The sending exercise really connected with him. He caught on to the game fast and was more than happy to face me and approach. He was even comfortable enough to allow me to pet his head and neck down to his withers. Although, he did try to "taste" me, well ok, bite me, which met with a sharp reprimand! A little test of my true leadership position! He wasn't quite sure before he tried that! Now, he's sure!

I worked on getting the halter back over his one ear, but realized that his forelock is wrapped around the halter and also pasted to his head at the wound site. Every time I moved the halter, it pulled on the wound, which is still very sore and swollen. Pain is no way to make friends with a wild one, so I am going to abandon halter work for now and go on to liberty training instead until it either heals enough or he trusts me enough to pull on the forelock. I do not want to risk the halter coming off during a pressure exercise and to teach him that he can leave. I would have been able to do it, if not for the wound. Guess I just get to deal with one more level of difficulty.

I am pretty happy with the progress today. I am still struggling with determining a name. I thought of a few more. Majestic, Streak, Lil' Bit, Jazz, Park, or Patriot (Pate, for short). What do you think?

Saturday, June 16, 2007

Tolerating me

Friday. He will stand quietly with me nearby. Now is the time to start to move this party forward. I have a panel configuration that allows me to set-up a 6' x 12' stall with a gate. This allows me to use my pole or stick to stroke him, with enough room for him to get away, but not out of reach. This set-up worked beautifully with my Mustang "River", but she is SOO much bigger than this little pip squeak! He is able to stand sideways on the 6' end, scrunched up! LOL

At first, he paced hurriedly, quite worried about his new small space, convinced that he was horse du jour. I remind him that if I wanted to eat him, I wouldn't need an elaborate and expensive horse facility set-up! :) Besides, two of his neighbors were saved from slaughter through our local horse rescue, so he was safe with me!

I let him settle and face me. After a few jumps and quivers, I use my stick to gently stroke his face, working back towards his hindquarters. After a few minutes, he lets out a loud sigh, cocks a rear leg to rest and licks and chews. I continue to speak softly and sing to him. Once I am able to touch both sides and all over his body, I open the gate and walk away. He eyes me with a strange look. "Hmmm, that wasn't so bad!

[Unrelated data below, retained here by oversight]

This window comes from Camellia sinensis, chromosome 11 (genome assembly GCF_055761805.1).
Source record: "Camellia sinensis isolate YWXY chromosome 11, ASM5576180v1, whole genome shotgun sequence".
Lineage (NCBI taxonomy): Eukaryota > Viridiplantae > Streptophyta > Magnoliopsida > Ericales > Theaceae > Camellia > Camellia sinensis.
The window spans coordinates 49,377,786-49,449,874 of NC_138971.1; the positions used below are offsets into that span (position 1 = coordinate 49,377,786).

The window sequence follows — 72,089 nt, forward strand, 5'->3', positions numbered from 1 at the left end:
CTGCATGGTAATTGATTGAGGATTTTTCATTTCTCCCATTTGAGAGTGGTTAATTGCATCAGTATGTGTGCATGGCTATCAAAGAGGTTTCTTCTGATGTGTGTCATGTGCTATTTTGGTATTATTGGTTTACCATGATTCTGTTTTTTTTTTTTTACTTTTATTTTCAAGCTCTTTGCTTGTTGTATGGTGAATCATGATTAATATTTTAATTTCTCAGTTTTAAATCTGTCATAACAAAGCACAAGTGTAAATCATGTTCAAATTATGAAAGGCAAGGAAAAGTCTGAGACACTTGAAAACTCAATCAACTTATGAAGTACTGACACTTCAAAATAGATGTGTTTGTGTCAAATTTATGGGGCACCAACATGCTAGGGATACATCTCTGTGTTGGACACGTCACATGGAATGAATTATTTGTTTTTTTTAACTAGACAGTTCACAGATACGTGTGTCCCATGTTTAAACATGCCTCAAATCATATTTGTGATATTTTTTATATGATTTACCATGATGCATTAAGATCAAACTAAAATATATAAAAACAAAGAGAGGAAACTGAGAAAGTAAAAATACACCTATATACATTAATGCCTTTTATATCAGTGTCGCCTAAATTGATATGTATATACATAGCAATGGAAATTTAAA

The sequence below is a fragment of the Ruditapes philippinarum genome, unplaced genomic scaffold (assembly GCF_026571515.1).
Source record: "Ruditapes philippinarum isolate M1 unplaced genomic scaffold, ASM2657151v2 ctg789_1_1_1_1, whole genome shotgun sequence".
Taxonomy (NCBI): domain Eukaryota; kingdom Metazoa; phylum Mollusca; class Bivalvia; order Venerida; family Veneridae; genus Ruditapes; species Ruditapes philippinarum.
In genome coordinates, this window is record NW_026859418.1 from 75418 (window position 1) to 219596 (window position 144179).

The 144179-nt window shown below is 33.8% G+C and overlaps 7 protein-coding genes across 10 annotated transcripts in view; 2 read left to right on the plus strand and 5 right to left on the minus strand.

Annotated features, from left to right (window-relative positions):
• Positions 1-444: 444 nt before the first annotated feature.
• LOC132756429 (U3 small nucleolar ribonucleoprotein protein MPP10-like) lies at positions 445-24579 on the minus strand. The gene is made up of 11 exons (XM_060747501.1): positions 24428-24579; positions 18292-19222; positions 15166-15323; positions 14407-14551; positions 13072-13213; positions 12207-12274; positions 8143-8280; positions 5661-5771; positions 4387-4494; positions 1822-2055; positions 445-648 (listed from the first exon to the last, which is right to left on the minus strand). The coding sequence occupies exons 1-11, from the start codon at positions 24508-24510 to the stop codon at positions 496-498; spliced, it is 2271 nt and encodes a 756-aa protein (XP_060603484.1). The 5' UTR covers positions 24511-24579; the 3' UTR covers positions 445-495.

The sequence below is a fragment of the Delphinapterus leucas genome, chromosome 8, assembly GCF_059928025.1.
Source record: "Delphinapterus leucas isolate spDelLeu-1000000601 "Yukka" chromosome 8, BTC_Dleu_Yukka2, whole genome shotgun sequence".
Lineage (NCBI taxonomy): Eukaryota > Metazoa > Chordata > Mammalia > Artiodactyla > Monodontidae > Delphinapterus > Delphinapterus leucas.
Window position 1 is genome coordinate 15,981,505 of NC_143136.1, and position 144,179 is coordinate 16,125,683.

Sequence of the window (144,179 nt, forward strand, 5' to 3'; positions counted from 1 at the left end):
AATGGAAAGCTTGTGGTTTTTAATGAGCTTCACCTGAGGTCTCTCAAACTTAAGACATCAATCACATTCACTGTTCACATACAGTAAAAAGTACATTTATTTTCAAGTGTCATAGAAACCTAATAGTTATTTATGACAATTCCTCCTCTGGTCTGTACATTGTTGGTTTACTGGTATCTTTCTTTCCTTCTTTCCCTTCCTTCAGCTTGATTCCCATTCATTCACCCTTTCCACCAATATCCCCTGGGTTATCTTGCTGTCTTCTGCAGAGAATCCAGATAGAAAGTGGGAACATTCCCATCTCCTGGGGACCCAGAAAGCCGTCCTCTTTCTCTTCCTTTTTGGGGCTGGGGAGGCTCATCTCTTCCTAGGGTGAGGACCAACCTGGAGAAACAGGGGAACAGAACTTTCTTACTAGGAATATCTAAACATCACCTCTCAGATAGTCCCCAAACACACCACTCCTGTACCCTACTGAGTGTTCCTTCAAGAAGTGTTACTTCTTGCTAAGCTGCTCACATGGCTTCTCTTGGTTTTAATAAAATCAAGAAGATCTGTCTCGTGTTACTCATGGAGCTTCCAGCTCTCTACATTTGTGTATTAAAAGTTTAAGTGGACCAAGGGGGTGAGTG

He's managed to pull the halter he came with over one ear, half on, half off. Tomorrow, we will work toward fixing that.

Thursday, June 14, 2007

Time spent doing nothing, but well worth it!

It's Thursday. I have fed him, cleaned his stall, kissed to him, talked to him and let him nuzzle me. He's settled down and that is all that I expect right now. Trust. Trust is the key and I want him to take the lead. I have the weekend ahead to do nothing but play with the new pony.

First Contact

It's Monday. He's finally stopped pacing. I enter the pen next door where his new best friend "Tai" lives. I lean against the adjoining panel and play with Tai. Tai is busy molesting me for carrots and cookies. I pay no attention to the new arrival, but can see from the corner of my eye that he is very interested in what I am doing. I can also see that his gash is pretty bad. I tell myself that I need to get some salve on that cut. After a short while, he approaches. Ever so cautiously, he sniffs my arm, then my hand. I reach slowly for his nose and he holds his ground and let's me touch it. I gently scratch his nose and under his chin remembering how yesterday, he would bolt at the sound of a kiss, but chuckle at how he tried to "taste" the muck rake. He's going to be ok! Now, I need a name. Majestic? Streak, after the stripe down his nose? I will let time tell me his new name.